A few words about othello, chess and games programming

You will find in this page lot of informations I have gathered through the years regarding games programming, especially othello and chess.

About OTAGE, my othello program...

To play with OTAGE, follow this link

Games programming has always been a hobby of mine. I learned playing chess quite young, was a rated player in my teenage years, and learned to play Othello / Reversi when I was 14.

I wrote my first computer game program on a TRS-80 (a Z-80 based computer available in 1978) in assembly language, when I was a teenager. It was an othello program which was quite weak, but could defeat me from time to time. It used a classical alpha-beta algorithm, something I had read about in articles writen by the former chess master David Levy in the French Magazine "L'ordinateur individuel". The evaluation function was very bad at that time...

After some years dedicated to mathematics, I started again in 1984, in Fortran and on a mainframe system (a VAX-8600) at the Ecole Polytechnique. The evaluation function has improved, and the program was already much better. In 1987, I wrote a C/assembly 68000 version which ran on an amiga computer and on Sun 68020 based Workstations. The evaluation function was still static (and completely hand-made). It was tested by a quite good french player (ranked 10) and proved to be a good opponent.

After completing my PhD, I didn't have much time to work on games programming. However, a few years later, I returned to the field. I was working in global optimization, and genetic algorithms, and we had problems to devise probabilistic fitness functions. So I decided to dig out my old othello program and to try a few things for optimizing its evaluation function. The following article describes how we tried to tackle the problem. I am not that sure that this technic is really fitted for improving evaluation function, but we had some interesting successes in other fields, such as plane conflict resolution (look here ), or turbo code optimization for satellite digital transmissions (look here )!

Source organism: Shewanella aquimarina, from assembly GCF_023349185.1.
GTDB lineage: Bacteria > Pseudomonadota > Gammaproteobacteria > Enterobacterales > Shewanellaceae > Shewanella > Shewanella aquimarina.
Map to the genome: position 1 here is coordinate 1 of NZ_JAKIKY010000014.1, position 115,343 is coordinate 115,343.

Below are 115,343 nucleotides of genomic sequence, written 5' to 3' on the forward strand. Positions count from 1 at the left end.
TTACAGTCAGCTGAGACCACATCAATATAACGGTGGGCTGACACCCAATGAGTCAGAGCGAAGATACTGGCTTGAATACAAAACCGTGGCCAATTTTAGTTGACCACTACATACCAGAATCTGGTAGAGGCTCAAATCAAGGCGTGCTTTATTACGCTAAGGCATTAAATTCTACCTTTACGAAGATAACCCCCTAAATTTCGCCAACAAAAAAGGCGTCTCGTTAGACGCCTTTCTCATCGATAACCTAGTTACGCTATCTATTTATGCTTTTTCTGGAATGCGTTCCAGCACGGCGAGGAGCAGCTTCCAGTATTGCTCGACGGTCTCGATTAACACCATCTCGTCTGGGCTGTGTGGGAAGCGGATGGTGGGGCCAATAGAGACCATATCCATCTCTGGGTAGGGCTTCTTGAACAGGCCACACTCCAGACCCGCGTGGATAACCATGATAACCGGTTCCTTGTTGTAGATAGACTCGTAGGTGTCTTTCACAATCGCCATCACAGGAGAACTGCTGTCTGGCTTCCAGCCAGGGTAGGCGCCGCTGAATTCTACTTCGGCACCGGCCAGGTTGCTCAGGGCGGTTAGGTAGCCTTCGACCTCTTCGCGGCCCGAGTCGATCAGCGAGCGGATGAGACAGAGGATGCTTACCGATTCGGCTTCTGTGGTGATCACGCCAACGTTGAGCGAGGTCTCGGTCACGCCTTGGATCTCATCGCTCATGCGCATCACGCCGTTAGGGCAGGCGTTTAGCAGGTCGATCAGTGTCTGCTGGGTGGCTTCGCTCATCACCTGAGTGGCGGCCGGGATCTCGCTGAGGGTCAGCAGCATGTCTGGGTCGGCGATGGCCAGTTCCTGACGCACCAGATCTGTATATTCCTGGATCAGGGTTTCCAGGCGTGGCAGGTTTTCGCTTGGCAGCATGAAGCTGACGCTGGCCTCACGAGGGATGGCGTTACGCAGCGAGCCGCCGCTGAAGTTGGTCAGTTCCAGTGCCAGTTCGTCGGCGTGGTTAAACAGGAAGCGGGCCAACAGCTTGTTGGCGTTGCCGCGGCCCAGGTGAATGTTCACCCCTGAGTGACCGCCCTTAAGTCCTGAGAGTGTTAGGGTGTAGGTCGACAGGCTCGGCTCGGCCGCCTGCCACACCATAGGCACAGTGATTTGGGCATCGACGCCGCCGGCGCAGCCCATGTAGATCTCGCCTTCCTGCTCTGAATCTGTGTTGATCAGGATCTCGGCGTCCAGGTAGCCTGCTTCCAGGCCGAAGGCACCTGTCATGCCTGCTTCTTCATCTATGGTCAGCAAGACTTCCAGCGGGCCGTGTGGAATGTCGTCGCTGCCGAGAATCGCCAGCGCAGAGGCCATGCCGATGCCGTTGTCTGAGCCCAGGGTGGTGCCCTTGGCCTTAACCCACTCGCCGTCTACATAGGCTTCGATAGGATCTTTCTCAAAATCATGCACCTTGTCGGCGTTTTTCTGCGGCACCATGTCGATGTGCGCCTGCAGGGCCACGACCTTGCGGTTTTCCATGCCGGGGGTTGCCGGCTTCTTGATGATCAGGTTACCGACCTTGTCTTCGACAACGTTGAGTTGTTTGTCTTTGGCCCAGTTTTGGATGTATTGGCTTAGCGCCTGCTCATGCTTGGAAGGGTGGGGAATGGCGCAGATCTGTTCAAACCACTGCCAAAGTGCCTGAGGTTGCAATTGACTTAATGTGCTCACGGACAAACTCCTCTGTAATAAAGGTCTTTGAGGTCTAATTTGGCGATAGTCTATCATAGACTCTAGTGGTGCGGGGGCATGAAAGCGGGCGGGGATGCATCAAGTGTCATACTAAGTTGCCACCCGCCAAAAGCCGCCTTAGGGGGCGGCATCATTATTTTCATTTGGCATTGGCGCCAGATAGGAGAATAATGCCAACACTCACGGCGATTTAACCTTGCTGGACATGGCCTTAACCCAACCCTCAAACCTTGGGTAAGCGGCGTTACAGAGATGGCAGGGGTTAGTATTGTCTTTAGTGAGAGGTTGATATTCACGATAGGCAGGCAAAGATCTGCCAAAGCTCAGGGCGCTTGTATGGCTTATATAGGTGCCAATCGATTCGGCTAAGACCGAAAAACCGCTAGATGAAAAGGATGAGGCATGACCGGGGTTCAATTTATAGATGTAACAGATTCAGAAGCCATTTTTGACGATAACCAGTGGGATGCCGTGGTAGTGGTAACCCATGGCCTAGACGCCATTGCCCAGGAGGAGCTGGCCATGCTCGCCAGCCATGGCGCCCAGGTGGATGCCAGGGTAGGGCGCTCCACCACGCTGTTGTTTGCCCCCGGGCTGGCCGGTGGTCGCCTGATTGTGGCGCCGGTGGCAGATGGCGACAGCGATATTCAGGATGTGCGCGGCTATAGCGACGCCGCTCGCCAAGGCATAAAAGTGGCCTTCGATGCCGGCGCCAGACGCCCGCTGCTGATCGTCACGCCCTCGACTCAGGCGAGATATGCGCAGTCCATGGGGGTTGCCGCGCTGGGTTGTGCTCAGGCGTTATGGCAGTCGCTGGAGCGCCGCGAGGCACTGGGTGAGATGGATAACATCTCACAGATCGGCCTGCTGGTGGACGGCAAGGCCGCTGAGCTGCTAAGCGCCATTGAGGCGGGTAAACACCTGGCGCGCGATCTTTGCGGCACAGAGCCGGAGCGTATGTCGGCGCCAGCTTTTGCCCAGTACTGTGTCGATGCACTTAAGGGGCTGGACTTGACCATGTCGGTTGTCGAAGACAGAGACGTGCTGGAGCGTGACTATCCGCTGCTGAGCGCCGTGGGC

The article above interested different people and I had some interesting remarks by my friend JC Weill about it, regarding the evaluation function and its poor structure (JCW wrote many computer games programs, and his chess program won, I think, a microcomputer championship). As I hadn't time to improve the function by hand, I tried a different technic, a complete start from nothing with only statistic evaluation of the geometrical structure of the board. That was how the OTAGE program was born.

The OTAGE evaluation function is extremely simple. There are two basic terms: one comes from the liberties values (see article above) and the other comes from a statistical evaluation of 8 areas of the board: the 4 edges and the 4 3x3 corners. In the beginning, the program doesn't know anything about the value of the different configurations. It plays a lot of games against itself, and statistically records the results in a very simple way. Then, it tries to reproduce winning configurations and to escape losing ones.

OTAGE was tested on the Internet Othello Server (IOS) and ranked as high as 5. It was however no match for the best programs (Logistello, by Michael Buro, Keyano from J. Schaeffer's team, Hannibal, etc). It definitely lacks an opening book (M. Buro approach to opening books in Othello is extremely interesting, but I never had the time to implement it).

OTAGE development has stopped for many reasons, mainly because I haven't the time to work on it. It might get revived if one of my students get a grant on this subject, but that doesn't seem very probable.

I don't provide the source code of the program. I still consider OTAGE as unfinished, with lot of tweaks and workarounds, and don't want to distribute such a mess...

If you want to learn more about Othello programming, visit Michael Buro's homepage. Logistello (his program) is definitely the reference.

A chinese checkers program